Benjamin Waterhouse

Benjamin Waterhouse, 1805

Cambridge physician and medical professor Benjamin Waterhouse was a native of Newport, Rhode Island, born on March 4, 1754. He apprenticed himself to a surgeon to begin the study of medicine and then, in 1775, went abroad, studying in London, Edinburgh, and Leyden, from which he received a medical degree in 1780. Just after his return to America in 1782, he joined the faculty of the new medical school at Harvard, forming, with John Warren and Aaron Dexter, the initial triumvirate of professors there. Benjamin Waterhouse held the professorship of the Theory and Practice of Physic.

In 1799, a London physician and friend, John Coakley Lettsom, sent to Waterhouse a copy of Edward Jenner's An Inquiry into the Causes and Effects of the Variolæ Vaccinæ. Waterhouse was quick to see the value and possibilities of widespread inoculation with cowpox matter as a safe preventive measure against the ravages of smallpox. On March 16, he published "Something Curious in the Medical Line", his first notice of Jenner's work, in a Boston newspaper, the Columbian Centinel, and then brought Jenner's publication to the attention of the American Academy of Arts and Sciences. In the meantime, Waterhouse entered into correspondence with Jenner and received from him some specimens of thread impregnated with the vaccine matter. So confident was Waterhouse of the efficacy and safety of the vaccination procedure that, on July 8, 1800, he used the matter from Jenner to vaccinate his five-year-old son, Daniel Oliver, and a household servant, Samuel Carter. Vaccinations of three more Waterhouse children and another servant, Kesiah Flag, soon followed. William Aspinwall (1743-1823), a local physician in charge of a smallpox inoculation hospital in Brookline, was then called in to inoculate Samuel Carter with smallpox virus on August 2 and by this process—known as "variolation"—prove the validity of Jenner's work.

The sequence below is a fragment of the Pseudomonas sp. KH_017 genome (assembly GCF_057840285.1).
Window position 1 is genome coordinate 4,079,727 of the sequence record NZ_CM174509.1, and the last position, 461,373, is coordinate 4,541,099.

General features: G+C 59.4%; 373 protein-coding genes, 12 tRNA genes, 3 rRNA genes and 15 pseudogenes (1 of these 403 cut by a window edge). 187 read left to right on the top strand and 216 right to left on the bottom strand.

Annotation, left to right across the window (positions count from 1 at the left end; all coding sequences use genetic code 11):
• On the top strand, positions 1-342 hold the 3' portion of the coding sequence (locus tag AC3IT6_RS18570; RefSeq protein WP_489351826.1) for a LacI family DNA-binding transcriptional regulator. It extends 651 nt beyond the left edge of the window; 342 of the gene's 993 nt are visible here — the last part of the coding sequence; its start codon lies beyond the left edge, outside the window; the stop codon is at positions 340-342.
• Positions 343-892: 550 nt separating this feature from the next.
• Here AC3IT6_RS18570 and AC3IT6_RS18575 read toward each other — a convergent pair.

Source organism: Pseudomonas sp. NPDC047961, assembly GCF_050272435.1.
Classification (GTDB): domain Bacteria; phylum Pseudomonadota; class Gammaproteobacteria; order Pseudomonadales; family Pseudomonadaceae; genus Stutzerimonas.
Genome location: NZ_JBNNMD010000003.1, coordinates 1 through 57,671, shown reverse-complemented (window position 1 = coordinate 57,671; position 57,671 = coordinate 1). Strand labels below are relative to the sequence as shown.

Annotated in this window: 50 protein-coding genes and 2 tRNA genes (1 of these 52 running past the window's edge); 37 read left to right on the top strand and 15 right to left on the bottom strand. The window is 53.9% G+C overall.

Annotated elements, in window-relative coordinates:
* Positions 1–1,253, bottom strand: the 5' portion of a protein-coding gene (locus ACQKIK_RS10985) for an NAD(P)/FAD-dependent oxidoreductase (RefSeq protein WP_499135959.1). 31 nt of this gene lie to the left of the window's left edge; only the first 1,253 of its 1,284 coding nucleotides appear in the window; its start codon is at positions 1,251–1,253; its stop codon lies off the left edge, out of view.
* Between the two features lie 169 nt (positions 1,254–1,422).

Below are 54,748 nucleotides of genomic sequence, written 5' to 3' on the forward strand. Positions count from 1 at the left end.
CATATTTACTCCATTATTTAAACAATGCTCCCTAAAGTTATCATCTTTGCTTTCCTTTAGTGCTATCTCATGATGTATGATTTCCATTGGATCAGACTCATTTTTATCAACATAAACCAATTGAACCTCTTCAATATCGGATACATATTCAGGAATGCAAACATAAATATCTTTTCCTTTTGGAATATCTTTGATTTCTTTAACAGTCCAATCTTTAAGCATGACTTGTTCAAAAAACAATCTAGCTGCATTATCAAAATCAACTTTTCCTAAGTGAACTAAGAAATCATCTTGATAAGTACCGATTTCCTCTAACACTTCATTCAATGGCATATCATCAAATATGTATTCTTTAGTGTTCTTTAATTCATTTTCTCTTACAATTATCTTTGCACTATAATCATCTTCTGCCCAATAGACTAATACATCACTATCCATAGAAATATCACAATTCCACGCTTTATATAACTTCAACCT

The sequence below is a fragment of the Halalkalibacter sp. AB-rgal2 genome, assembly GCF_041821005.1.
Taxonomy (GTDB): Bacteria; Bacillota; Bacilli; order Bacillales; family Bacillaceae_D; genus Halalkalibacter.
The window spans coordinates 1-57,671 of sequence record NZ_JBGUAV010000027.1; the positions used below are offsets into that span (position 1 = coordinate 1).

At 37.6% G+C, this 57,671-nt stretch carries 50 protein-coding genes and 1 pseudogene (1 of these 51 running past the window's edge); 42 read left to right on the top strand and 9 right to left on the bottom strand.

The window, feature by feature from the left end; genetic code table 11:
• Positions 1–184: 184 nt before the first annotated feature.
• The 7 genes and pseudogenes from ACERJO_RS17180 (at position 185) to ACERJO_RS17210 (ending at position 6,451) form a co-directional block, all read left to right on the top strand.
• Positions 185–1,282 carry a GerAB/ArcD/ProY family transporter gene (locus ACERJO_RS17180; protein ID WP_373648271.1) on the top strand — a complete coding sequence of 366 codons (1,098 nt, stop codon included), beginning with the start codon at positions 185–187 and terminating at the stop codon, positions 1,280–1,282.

The success of the vaccination experiments shaped the next years of Benjamin Waterhouse's career. He published the results of his work as A Prospect of Exterminating the Small Poxjust a few weeks after the first vaccinations and wrote a continuation of the pamphlet in 1802. Waterhouse also became a major advocate for vaccination, inoculating the public and supplying vaccine matter to other physicians and individuals, including President Thomas Jefferson. But his work was not at first completely public-minded. Waterhouse tried to retain a monopoly on the cowpox matter, providing local physicians with vaccine for a share in their profits, but too many individuals were importing the matter from England independently and the demand for vaccination from the public was too great to keep so tight a rein on the procedure. Waterhouse also saw danger in the spread of an ineffective or "spurious" cowpox virus, and a disastrous outbreak of smallpox in Marblehead—with 68 fatalities—occurred in the autumn of 1800. The pamphlets and newspaper articles published by Benjamin Waterhouse during this period helped to alert physicians and the public to the possible dangers of uncontrolled vaccination.

Once he received fresh supplies from England in 1801, Waterhouse began to spread the vaccine matter freely and proposed that the Board of Health in Boston establish a vaccine institution and inoculate the poor without charge. He distributed the matter along with printed instructions for proper vaccination, continued to publish his findings, and campaigned against further spread of the spurious matter. In 1802, Waterhouse challenged the Board of Health to a public trial of vaccination. Six physicians along with Waterhouse vaccinated nineteen boys on August 16; later that fall, the volunteers were exposed to the smallpox virus. This variolation trial was a complete success and the Board published a report strongly urging the public to take advantage of the procedure, attesting that "The Cow-pox is a complete preventive against all the effects of the Small-pox upon the human system."

Benjamin Waterhouse